Winter squash makes me think of Thanksgiving, but it’s good all year round!
I love butternut squash. Oh, and pumpkin pie! Any type of plant based dish that I can add lots (and lots) of sugar to sounds good to me! Did you know that botanically, squashes are fruits? A lot of people think of them as vegetables, but, like other fruits, they contain seeds and develop from the flower of a plant.
What Are Winter Squash?
Winter squashes include any squash species that are harvested and eaten in their mature stage. At this stage, they contain seeds and a tough outer rind. Because of this rind, it is relatively easy to store winter squash over the…well, winter! Unlike many summer squashes, the skin/rind of winter squash is not normally eaten. Winter squash includes multiple squash species within the genus Cucurbita. Pumpkins are probably the best known winter squash! But the category also includes butternut squash, acorn squash, banana squash, buttercup squash, sweet potato squash, Hubbard squash, Kabocha squash, spaghetti squash, sweet dumpling squash, turban squash, and other, lesser known, squashes.
Can Dogs Eat Winter Squash?
I’m going to be honest here. There are some types of winter squashes that I didn’t even know that people could eat! Some of the funkier looking ones that I’ve seen sold in the grocery store in the autumn, I always thought were decorative! Good news for our furry friends, though. Try as I might, I couldn’t find a single type of squash that came up as being dangerous for dogs. As it turns out, all varieties of squash are safe for dogs to eat!
Are There Any Benefits To Feeding Winter Squash To Dogs?
You mean besides the fact that my dogs apparently think that squashes are really fun new toys? Squashes are packed full of healthy nutrients for our pups! What, exactly, the benefits are can vary based on the type of winter squash you’re feeding. However, in general, winter squashes are rich in vitamins such as A, B and C, Beta Carotene, potassium, magnesium, calcium, copper, and manganese. Winter squash contains immune system boosting antioxidants, and lots of fiber. Being high in fiber, in particular, makes more common winter squashes, such as pumpkin, a go-to home remedy for dogs who are experiencing mild GI issues.
Feeding winter squash to our furry friends is touted to help improve not only digestion, but also skin hydration, coat health, and stronger nerves, kidneys, and muscles. Nutrients in squashes can also help our dogs’ hearts, eyes, and immune systems. Plain squash is also a filling, yet low fat food, making it a great addition to the diet of an overweight dog. Feeding squash can help Fido feel fuller without adding a lot of additional calories to their diet.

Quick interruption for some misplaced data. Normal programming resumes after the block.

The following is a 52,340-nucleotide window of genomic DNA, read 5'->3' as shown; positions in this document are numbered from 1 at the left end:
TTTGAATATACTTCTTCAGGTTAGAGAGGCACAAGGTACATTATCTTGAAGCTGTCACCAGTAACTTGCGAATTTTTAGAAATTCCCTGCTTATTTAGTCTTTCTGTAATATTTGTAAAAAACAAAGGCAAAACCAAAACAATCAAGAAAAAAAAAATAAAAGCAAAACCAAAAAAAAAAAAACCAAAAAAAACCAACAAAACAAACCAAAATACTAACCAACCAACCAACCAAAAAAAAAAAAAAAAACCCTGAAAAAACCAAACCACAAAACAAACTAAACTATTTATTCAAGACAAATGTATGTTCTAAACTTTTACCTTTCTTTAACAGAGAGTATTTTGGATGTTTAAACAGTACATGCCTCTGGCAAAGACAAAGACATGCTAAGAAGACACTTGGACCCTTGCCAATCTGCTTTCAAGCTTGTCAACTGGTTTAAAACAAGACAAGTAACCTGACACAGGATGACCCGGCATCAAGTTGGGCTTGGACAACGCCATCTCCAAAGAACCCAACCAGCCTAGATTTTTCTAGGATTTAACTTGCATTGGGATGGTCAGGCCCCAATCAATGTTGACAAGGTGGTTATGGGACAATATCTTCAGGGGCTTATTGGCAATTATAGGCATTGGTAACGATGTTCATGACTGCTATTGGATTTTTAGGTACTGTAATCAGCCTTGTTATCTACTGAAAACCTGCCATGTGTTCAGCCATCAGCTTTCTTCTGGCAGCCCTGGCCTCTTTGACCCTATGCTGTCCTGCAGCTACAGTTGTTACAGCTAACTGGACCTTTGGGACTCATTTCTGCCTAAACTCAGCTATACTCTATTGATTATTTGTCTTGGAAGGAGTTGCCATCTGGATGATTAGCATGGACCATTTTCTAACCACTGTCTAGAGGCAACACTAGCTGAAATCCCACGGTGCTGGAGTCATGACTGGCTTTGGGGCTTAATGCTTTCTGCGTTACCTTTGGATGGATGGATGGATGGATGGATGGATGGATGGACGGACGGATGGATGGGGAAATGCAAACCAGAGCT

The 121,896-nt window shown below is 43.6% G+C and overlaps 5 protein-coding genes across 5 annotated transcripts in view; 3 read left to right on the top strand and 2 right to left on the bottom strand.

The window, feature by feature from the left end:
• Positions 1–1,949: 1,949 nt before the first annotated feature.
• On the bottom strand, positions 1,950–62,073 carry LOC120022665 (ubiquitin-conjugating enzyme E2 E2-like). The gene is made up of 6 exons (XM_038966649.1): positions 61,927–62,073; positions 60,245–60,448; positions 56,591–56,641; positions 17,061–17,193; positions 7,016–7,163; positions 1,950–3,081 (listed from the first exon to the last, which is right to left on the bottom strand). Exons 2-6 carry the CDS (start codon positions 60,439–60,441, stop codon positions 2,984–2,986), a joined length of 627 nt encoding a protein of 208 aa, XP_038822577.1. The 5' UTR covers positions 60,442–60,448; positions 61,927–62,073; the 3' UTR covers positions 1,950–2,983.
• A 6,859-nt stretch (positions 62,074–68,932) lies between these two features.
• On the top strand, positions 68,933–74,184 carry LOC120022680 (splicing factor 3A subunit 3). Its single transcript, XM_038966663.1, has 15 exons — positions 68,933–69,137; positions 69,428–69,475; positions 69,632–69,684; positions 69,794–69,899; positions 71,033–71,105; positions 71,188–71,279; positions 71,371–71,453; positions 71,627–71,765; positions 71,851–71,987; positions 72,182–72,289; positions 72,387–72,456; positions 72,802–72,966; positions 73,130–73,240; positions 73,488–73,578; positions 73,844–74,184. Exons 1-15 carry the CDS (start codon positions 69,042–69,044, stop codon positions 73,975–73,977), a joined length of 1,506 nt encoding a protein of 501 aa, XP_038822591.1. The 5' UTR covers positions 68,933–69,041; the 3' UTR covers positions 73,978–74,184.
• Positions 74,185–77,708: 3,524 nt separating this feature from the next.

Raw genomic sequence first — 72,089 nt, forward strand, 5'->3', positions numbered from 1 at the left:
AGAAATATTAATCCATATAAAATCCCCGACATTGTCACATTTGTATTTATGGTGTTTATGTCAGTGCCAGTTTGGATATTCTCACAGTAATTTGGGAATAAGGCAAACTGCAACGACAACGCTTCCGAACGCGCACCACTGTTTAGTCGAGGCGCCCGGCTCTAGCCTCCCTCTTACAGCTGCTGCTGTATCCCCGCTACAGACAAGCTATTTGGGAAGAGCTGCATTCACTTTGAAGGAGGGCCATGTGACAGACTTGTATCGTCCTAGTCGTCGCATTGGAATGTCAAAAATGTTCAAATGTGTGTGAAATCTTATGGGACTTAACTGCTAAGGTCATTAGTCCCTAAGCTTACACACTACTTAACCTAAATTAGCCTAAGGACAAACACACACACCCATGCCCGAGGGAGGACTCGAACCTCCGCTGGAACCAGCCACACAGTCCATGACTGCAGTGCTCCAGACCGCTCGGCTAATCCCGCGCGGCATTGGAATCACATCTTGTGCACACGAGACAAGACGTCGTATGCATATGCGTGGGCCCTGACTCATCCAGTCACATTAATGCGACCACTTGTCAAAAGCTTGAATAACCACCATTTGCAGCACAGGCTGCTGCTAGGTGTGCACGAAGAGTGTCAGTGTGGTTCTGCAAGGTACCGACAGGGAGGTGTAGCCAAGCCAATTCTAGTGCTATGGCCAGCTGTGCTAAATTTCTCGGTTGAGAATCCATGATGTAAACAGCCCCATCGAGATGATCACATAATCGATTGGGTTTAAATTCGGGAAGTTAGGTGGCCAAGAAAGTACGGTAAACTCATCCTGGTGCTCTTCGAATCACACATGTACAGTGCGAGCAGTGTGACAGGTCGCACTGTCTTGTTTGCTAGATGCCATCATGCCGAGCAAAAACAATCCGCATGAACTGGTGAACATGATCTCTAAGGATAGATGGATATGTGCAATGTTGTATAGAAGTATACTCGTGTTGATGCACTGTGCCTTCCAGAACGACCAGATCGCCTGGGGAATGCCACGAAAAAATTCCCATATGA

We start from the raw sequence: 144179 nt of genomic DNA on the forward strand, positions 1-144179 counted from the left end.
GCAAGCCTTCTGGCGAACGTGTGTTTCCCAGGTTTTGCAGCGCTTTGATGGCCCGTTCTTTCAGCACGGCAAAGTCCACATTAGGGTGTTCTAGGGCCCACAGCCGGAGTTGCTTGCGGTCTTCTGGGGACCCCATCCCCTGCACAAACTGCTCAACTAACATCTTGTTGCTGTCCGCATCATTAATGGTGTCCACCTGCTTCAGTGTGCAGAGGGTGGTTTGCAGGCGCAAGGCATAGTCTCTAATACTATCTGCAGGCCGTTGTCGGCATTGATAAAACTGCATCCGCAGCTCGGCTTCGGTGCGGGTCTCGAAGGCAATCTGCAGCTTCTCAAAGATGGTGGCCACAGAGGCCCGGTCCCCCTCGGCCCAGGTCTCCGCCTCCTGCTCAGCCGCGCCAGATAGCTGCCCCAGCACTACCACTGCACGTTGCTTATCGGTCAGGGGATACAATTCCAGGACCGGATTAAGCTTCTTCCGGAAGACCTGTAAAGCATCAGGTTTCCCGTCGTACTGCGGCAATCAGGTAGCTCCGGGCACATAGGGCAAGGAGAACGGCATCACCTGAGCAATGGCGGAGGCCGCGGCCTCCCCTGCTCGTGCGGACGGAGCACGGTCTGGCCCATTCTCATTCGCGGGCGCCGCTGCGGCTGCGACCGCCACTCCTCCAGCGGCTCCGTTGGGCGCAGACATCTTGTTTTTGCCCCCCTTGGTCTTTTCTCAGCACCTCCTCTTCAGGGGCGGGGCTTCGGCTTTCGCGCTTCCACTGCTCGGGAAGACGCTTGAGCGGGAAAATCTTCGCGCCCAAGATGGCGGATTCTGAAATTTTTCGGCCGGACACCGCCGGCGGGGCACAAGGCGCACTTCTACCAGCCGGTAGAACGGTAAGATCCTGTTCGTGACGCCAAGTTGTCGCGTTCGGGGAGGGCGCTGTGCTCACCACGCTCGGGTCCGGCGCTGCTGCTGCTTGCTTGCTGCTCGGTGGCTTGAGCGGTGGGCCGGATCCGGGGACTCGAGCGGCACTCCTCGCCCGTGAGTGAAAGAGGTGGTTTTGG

How To Prepare Winter Squash For Dogs…
Remember the rinds and seeds I wrote about earlier? Those should be left out when feeding winter squash to dogs. More so the rinds than the seeds. While there is nothing toxic in winter squash skin or seeds, their hard texture makes them difficult for dogs to digest. If consumed in large quantities, there is a risk they can lead to a blockage or other GI issues.
Because it will be easier for your dog to digest, winter squashes are best served cooked and/or pureed. Raw squash isn’t toxic in any way, but it’s difficult for dogs to digest and may present a choking hazard if it isn’t cut into very small pieces, or pureed.
I personally love my butternut squash with lots of butter and brown sugar (yum!). However, these types of additives are not healthy for our furry friends (hey, they probably aren’t healthy for us either, but oh well). To much sugar can lead to…we’ll say, messy, GI issues. And feeding too much fatty foods can lead to a painful issue called pancreatitis. Or just a regular old upset stomach, which may be less dramatic but still isn’t any fun for our best friends to experience. So hold the toppings, when it comes to winter squash and our pets, plain is best!
Do Dogs Like Winter Squash?
My 13 year old papillon, Kitsune, loves all the types of winter squash I’ve tried offering him! He’ll eat pureed pumpkin plain right out of a bowl, which is helpful for times when I want to offer it to him to help with GI upset. My Alaskan Klee Kai, Fenrir, is a pickier eater and, so far, won’t eat any type of winter squash plain. But I can usually convince him to eat some if I mix it in with his regular food, or use it as an ingredient in homemade treats.
Remember, like with any food that is not a regular part of your dog’s balanced diet, to only feed treat or supplemental foods in moderation! Looking for more ideas for healthy “human” foods you can share with your dog? Check out my other blogging from A to Z challenge posts!
Comment below! Has your dog ever tried any type of winter squash? What did they try and did they like it?
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